A Short Course Book
Curtin's Guide to Digital Cameras
And Other Photographic Equipment

Playback Mode

The Kodak EasyShare lets you drag and drop photos into albums using a stylus.
All but the cheapest digital cameras have an LCD monitor that you use to display and scroll through the images you have taken. Although very useful, it's difficult to make "keep or delete decisions" about images because the size and resolution of these monitors is nowhere near those on high-quality computers.
  • In-camera editing is a relatively new feature and will only grow in importance as cameras are enabled to send photos directly to photo sharing sites, printers and e-mail addresses. With some cameras you are able to remove redeye, adjust tones and colors, add borders and use special effects.
  • Slide shows display your images one after another on the camera's monitor or a connected TV. Many digital cameras have an analog video output terminal (NTSC or PAL) so they can be connected to a TV using standard input or video-in terminals. Some cameras use special effects such as dissolve to transition from one image to the next and some even let you accompany the show with music. However, unless the camera software also allows you to download images back into the camera, this is only a transient benefit. Once you have erased the images to make room for new ones, you can no longer display them from the camera. However, you can use software on your computer to create slide shows and save them on DVDs.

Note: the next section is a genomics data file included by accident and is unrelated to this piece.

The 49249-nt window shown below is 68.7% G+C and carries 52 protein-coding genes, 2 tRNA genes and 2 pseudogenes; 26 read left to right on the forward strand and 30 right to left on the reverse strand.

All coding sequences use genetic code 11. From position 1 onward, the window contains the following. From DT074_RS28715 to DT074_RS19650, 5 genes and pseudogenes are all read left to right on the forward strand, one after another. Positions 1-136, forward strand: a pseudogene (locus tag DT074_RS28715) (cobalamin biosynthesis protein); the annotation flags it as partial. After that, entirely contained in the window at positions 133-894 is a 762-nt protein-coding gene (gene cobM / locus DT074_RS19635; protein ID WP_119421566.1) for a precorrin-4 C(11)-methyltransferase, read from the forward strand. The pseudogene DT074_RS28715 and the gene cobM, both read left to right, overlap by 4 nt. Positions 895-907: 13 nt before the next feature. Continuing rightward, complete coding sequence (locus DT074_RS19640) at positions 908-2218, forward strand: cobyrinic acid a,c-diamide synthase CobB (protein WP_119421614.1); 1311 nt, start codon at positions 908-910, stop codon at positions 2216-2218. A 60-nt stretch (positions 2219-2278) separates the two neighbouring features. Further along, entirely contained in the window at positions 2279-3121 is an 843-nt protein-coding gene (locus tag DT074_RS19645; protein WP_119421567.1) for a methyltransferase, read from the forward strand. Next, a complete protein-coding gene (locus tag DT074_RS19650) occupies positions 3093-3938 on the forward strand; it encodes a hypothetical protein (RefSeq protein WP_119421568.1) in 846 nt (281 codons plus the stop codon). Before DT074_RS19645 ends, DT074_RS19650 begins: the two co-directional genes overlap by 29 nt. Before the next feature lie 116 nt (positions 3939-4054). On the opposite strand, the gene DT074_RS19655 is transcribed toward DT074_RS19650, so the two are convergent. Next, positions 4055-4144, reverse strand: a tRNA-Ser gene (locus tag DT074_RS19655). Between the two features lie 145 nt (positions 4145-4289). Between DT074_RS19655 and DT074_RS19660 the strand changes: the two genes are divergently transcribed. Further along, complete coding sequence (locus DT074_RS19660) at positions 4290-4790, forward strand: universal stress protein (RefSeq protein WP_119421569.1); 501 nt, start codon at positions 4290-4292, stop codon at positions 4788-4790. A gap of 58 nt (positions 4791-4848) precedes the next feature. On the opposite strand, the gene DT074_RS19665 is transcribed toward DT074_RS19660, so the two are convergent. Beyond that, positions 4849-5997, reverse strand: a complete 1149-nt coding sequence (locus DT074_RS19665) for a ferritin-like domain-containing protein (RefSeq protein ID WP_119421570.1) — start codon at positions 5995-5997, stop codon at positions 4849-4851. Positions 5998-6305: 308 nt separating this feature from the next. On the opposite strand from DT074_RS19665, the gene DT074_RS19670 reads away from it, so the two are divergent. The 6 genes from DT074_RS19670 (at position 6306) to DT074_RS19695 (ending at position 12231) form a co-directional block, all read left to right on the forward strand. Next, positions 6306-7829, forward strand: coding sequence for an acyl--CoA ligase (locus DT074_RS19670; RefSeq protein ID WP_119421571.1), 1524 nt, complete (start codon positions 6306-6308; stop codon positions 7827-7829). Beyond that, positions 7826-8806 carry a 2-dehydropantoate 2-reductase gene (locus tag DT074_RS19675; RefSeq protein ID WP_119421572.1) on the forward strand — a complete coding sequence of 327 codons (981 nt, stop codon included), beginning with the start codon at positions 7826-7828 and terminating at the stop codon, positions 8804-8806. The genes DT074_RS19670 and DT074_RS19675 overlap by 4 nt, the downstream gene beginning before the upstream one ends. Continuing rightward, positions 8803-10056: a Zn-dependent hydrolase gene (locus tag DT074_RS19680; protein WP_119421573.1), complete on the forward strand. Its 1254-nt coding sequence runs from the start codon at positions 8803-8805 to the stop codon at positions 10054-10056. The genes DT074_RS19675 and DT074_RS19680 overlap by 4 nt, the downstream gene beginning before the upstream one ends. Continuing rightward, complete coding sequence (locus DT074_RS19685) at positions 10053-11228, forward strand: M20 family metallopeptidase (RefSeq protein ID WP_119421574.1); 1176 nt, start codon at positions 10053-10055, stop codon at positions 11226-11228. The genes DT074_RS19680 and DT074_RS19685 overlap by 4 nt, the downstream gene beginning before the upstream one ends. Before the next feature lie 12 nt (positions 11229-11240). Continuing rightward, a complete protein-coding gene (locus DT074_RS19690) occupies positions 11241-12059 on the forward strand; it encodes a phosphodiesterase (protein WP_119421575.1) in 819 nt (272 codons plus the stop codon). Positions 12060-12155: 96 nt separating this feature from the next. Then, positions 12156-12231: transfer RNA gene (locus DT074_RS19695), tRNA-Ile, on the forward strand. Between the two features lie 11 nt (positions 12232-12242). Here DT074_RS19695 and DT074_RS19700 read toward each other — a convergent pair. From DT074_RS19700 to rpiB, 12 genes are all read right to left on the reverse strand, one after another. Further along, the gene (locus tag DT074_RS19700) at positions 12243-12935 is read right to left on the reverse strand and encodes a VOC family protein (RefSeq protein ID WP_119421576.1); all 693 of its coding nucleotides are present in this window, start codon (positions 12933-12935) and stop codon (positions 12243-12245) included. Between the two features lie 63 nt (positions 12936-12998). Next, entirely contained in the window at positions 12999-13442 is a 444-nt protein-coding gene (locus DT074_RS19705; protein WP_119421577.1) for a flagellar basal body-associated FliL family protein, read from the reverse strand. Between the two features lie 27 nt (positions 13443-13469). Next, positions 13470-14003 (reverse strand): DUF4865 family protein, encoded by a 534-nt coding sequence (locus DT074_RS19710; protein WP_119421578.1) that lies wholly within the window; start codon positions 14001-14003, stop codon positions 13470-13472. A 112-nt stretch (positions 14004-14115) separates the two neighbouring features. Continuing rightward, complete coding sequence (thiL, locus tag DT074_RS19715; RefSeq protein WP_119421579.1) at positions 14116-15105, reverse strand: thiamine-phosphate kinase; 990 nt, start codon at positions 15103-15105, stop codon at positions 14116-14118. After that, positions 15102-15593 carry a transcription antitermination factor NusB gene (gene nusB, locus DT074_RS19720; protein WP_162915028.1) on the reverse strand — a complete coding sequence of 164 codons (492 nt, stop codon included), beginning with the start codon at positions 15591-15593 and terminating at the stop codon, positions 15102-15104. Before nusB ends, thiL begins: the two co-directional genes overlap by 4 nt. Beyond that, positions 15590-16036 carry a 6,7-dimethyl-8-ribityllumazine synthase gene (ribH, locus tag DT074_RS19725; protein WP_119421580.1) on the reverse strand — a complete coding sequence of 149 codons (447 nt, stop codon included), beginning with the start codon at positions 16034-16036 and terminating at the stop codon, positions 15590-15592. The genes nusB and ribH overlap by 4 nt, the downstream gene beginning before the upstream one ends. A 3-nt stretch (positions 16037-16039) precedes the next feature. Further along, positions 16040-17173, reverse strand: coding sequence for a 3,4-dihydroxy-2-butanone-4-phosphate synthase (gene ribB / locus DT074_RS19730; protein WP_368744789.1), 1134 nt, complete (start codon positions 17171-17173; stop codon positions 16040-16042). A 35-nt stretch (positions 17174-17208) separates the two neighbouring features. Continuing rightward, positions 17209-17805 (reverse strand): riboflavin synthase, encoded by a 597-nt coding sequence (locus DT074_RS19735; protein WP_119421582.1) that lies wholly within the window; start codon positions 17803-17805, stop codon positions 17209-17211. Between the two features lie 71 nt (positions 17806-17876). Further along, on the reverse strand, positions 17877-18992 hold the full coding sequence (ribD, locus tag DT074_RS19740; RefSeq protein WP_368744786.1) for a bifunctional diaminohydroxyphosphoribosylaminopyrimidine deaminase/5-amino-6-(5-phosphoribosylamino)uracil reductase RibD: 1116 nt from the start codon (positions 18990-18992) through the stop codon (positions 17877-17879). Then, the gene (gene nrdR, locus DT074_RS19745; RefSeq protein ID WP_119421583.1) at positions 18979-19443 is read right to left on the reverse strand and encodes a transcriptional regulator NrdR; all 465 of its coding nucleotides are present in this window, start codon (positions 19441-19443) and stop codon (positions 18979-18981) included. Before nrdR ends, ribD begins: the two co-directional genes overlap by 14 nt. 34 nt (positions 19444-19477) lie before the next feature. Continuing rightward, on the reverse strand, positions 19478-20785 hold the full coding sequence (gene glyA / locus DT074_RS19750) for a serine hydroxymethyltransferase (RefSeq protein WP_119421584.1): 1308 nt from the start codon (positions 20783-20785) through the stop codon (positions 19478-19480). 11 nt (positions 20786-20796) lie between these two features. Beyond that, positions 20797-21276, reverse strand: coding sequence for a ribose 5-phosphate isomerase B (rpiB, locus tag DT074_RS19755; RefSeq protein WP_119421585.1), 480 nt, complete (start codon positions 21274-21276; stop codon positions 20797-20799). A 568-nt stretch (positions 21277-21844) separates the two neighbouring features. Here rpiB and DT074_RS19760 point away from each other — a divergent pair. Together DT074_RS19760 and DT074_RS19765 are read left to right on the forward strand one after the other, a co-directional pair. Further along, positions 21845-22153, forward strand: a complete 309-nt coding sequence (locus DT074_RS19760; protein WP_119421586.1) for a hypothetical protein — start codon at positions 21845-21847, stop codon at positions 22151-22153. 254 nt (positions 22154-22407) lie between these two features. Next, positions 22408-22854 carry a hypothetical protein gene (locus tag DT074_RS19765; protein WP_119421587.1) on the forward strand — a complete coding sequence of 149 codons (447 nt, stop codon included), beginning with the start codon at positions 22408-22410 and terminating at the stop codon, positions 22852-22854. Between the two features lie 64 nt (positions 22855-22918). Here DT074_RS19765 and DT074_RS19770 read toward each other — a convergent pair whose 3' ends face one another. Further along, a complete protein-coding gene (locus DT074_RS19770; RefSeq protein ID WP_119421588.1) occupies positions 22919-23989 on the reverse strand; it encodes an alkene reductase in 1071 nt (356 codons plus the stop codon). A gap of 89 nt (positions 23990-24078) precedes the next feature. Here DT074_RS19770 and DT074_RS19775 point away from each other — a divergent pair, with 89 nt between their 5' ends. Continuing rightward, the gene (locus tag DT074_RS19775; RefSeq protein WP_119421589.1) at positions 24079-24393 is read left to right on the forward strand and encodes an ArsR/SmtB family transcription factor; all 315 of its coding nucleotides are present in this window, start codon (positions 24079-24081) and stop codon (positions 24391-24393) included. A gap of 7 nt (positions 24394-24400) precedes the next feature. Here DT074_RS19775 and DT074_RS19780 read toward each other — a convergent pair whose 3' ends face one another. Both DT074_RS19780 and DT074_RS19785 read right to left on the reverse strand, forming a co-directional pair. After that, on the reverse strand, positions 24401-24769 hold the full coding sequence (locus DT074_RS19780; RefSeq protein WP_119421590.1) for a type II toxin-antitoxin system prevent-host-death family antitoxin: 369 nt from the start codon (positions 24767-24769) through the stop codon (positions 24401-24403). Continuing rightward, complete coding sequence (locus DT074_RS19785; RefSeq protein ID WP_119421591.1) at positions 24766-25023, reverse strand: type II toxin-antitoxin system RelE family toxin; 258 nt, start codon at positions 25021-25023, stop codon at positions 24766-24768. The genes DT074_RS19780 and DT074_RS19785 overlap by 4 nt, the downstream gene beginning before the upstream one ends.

• Image management lets you delete, rotate, protect and add audio annotation to images or zoom them to carefully examine details, sharpness, colors and tones.
  • Direct printing without using a computer is possible when both the camera and the printer support the PictBridge standard.
  • An orientation sensor in many cameras detects when you turn the camera vertically to take a picture and even knows which end is up. When you then replay the image, it is rotated on the screen so you don't have to rotate the camera to view it or turn your head sideways to see it on a TV set. (Auto rotation doesn't work well when shooting straight up or down, so you may want to turn it off.) The images may or may not be rotated when transferred to your computer because it depends on the software you are using. You can also use a separate Rotate command on many playback menus to rotate just specific images that you've already taken.
  • The Format command formats a memory card for use with the camera. It might also help you fix a card that's not working as it should. BE CAREFUL with this command because it will erase your image files— including any you have protected.
  • Image review displays the image you just took for a few seconds so you can check it. Some cameras let you keep it displayed longer and most let you delete it. A few cameras seamlessly integrate image review and playback mode so after reviewing the current photo you can scroll through others and use all of the playback commands.
  • Information about the image can be displayed on many cameras. This information, called EXIF information, is stored in the image file. It may include the date and time the picture was taken, shutter speed and aperture used, and a small thumbnail image. Many cameras will also display a histogram and highlight (overexposure) warning. Some cameras let you select how much information is displayed so you can display it all when reviewing images and turn it all off when giving a slide show.
If you ever delete photos or format a card by mistake, the chances are you can recover the images with software. Some camera companies supply this software with the camera, but in most cases you have to Google "digital image recovery" to locate it on-line.

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